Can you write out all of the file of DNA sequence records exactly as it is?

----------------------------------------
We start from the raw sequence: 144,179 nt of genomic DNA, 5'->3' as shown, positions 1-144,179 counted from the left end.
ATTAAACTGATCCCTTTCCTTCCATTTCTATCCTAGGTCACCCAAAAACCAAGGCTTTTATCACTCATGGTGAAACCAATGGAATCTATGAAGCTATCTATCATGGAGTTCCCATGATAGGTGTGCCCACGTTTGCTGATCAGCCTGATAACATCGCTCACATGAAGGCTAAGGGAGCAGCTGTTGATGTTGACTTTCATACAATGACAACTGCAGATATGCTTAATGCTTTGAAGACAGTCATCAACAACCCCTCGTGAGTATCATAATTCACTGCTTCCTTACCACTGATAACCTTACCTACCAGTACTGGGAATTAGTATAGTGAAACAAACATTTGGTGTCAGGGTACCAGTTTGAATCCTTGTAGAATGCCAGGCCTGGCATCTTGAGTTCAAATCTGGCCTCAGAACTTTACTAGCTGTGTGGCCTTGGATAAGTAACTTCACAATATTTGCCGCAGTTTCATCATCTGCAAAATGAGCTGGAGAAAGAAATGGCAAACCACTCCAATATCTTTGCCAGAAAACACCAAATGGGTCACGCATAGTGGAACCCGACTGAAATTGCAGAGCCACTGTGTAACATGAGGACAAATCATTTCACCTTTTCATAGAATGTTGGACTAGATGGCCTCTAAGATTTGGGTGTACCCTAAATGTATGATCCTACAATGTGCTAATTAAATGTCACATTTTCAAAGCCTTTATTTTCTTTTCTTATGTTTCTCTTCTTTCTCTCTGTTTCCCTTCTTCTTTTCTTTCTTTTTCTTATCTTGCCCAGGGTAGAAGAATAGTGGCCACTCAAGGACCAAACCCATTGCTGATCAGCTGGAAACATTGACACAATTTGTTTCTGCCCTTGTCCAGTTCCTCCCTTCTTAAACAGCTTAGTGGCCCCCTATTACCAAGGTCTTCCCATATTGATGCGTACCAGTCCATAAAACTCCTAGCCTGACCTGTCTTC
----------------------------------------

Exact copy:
We start from the raw sequence: 144,179 nt of genomic DNA, 5'->3' as shown, positions 1-144,179 counted from the left end.
ATTAAACTGATCCCTTTCCTTCCATTTCTATCCTAGGTCACCCAAAAACCAAGGCTTTTATCACTCATGGTGAAACCAATGGAATCTATGAAGCTATCTATCATGGAGTTCCCATGATAGGTGTGCCCACGTTTGCTGATCAGCCTGATAACATCGCTCACATGAAGGCTAAGGGAGCAGCTGTTGATGTTGACTTTCATACAATGACAACTGCAGATATGCTTAATGCTTTGAAGACAGTCATCAACAACCCCTCGTGAGTATCATAATTCACTGCTTCCTTACCACTGATAACCTTACCTACCAGTACTGGGAATTAGTATAGTGAAACAAACATTTGGTGTCAGGGTACCAGTTTGAATCCTTGTAGAATGCCAGGCCTGGCATCTTGAGTTCAAATCTGGCCTCAGAACTTTACTAGCTGTGTGGCCTTGGATAAGTAACTTCACAATATTTGCCGCAGTTTCATCATCTGCAAAATGAGCTGGAGAAAGAAATGGCAAACCACTCCAATATCTTTGCCAGAAAACACCAAATGGGTCACGCATAGTGGAACCCGACTGAAATTGCAGAGCCACTGTGTAACATGAGGACAAATCATTTCACCTTTTCATAGAATGTTGGACTAGATGGCCTCTAAGATTTGGGTGTACCCTAAATGTATGATCCTACAATGTGCTAATTAAATGTCACATTTTCAAAGCCTTTATTTTCTTTTCTTATGTTTCTCTTCTTTCTCTCTGTTTCCCTTCTTCTTTTCTTTCTTTTTCTTATCTTGCCCAGGGTAGAAGAATAGTGGCCACTCAAGGACCAAACCCATTGCTGATCAGCTGGAAACATTGACACAATTTGTTTCTGCCCTTGTCCAGTTCCTCCCTTCTTAAACAGCTTAGTGGCCCCCTATTACCAAGGTCTTCCCATATTGATGCGTACCAGTCCATAAAACTCCTAGCCTGACCTGTCTTC